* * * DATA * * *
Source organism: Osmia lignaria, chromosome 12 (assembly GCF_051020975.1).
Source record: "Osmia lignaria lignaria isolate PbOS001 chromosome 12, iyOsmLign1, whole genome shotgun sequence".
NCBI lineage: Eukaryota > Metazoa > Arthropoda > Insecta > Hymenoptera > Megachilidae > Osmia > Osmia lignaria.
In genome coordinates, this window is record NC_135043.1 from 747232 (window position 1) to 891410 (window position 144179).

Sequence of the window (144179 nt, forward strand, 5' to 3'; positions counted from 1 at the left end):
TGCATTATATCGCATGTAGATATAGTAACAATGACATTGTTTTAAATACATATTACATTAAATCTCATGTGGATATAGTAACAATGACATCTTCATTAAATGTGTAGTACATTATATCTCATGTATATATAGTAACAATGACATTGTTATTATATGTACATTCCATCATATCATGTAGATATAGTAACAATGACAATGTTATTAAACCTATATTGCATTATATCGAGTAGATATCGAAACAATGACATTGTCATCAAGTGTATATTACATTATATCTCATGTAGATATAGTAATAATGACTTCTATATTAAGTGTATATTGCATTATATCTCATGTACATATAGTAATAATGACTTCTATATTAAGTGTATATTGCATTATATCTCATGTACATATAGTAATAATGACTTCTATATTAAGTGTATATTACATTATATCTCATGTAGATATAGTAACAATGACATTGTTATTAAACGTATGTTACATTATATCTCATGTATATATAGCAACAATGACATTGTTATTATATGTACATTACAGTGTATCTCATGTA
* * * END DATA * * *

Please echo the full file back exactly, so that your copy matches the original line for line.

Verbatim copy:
Source organism: Osmia lignaria, chromosome 12 (assembly GCF_051020975.1).
Source record: "Osmia lignaria lignaria isolate PbOS001 chromosome 12, iyOsmLign1, whole genome shotgun sequence".
NCBI lineage: Eukaryota > Metazoa > Arthropoda > Insecta > Hymenoptera > Megachilidae > Osmia > Osmia lignaria.
In genome coordinates, this window is record NC_135043.1 from 747232 (window position 1) to 891410 (window position 144179).

Sequence of the window (144179 nt, forward strand, 5' to 3'; positions counted from 1 at the left end):
TGCATTATATCGCATGTAGATATAGTAACAATGACATTGTTTTAAATACATATTACATTAAATCTCATGTGGATATAGTAACAATGACATCTTCATTAAATGTGTAGTACATTATATCTCATGTATATATAGTAACAATGACATTGTTATTATATGTACATTCCATCATATCATGTAGATATAGTAACAATGACAATGTTATTAAACCTATATTGCATTATATCGAGTAGATATCGAAACAATGACATTGTCATCAAGTGTATATTACATTATATCTCATGTAGATATAGTAATAATGACTTCTATATTAAGTGTATATTGCATTATATCTCATGTACATATAGTAATAATGACTTCTATATTAAGTGTATATTGCATTATATCTCATGTACATATAGTAATAATGACTTCTATATTAAGTGTATATTACATTATATCTCATGTAGATATAGTAACAATGACATTGTTATTAAACGTATGTTACATTATATCTCATGTATATATAGCAACAATGACATTGTTATTATATGTACATTACAGTGTATCTCATGTA